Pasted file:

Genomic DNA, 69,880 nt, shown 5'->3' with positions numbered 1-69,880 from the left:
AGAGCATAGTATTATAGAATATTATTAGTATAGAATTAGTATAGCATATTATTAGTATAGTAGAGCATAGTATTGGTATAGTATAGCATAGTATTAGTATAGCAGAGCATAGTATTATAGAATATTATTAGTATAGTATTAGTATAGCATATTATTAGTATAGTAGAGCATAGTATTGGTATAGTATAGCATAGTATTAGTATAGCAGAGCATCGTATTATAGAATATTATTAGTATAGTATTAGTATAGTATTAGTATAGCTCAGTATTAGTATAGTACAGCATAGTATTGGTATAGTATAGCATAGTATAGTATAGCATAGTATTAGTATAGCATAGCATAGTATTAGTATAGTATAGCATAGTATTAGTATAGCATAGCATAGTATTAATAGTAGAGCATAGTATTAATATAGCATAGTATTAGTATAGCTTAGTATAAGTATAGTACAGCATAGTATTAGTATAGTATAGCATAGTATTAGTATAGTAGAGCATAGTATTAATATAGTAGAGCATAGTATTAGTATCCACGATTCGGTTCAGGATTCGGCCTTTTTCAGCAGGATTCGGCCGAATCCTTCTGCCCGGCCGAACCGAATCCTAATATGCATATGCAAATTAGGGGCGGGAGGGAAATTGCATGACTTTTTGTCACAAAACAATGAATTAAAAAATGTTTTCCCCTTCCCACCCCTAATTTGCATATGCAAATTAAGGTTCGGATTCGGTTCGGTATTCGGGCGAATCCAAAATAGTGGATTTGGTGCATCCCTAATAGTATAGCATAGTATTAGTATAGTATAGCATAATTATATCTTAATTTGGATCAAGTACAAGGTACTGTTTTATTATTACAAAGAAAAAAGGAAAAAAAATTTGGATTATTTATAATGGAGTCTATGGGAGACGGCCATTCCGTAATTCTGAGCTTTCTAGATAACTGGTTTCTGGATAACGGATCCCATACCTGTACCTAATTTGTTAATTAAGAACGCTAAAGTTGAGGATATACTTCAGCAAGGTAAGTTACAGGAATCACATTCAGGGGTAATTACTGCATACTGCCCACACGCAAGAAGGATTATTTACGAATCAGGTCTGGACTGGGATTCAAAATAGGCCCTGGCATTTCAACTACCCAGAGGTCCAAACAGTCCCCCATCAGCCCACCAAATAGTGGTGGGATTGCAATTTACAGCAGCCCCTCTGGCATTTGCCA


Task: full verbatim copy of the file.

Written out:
Genomic DNA, 69,880 nt, shown 5'->3' with positions numbered 1-69,880 from the left:
AGAGCATAGTATTATAGAATATTATTAGTATAGAATTAGTATAGCATATTATTAGTATAGTAGAGCATAGTATTGGTATAGTATAGCATAGTATTAGTATAGCAGAGCATAGTATTATAGAATATTATTAGTATAGTATTAGTATAGCATATTATTAGTATAGTAGAGCATAGTATTGGTATAGTATAGCATAGTATTAGTATAGCAGAGCATCGTATTATAGAATATTATTAGTATAGTATTAGTATAGTATTAGTATAGCTCAGTATTAGTATAGTACAGCATAGTATTGGTATAGTATAGCATAGTATAGTATAGCATAGTATTAGTATAGCATAGCATAGTATTAGTATAGTATAGCATAGTATTAGTATAGCATAGCATAGTATTAATAGTAGAGCATAGTATTAATATAGCATAGTATTAGTATAGCTTAGTATAAGTATAGTACAGCATAGTATTAGTATAGTATAGCATAGTATTAGTATAGTAGAGCATAGTATTAATATAGTAGAGCATAGTATTAGTATCCACGATTCGGTTCAGGATTCGGCCTTTTTCAGCAGGATTCGGCCGAATCCTTCTGCCCGGCCGAACCGAATCCTAATATGCATATGCAAATTAGGGGCGGGAGGGAAATTGCATGACTTTTTGTCACAAAACAATGAATTAAAAAATGTTTTCCCCTTCCCACCCCTAATTTGCATATGCAAATTAAGGTTCGGATTCGGTTCGGTATTCGGGCGAATCCAAAATAGTGGATTTGGTGCATCCCTAATAGTATAGCATAGTATTAGTATAGTATAGCATAATTATATCTTAATTTGGATCAAGTACAAGGTACTGTTTTATTATTACAAAGAAAAAAGGAAAAAAAATTTGGATTATTTATAATGGAGTCTATGGGAGACGGCCATTCCGTAATTCTGAGCTTTCTAGATAACTGGTTTCTGGATAACGGATCCCATACCTGTACCTAATTTGTTAATTAAGAACGCTAAAGTTGAGGATATACTTCAGCAAGGTAAGTTACAGGAATCACATTCAGGGGTAATTACTGCATACTGCCCACACGCAAGAAGGATTATTTACGAATCAGGTCTGGACTGGGATTCAAAATAGGCCCTGGCATTTCAACTACCCAGAGGTCCAAACAGTCCCCCATCAGCCCACCAAATAGTGGTGGGATTGCAATTTACAGCAGCCCCTCTGGCATTTGCCA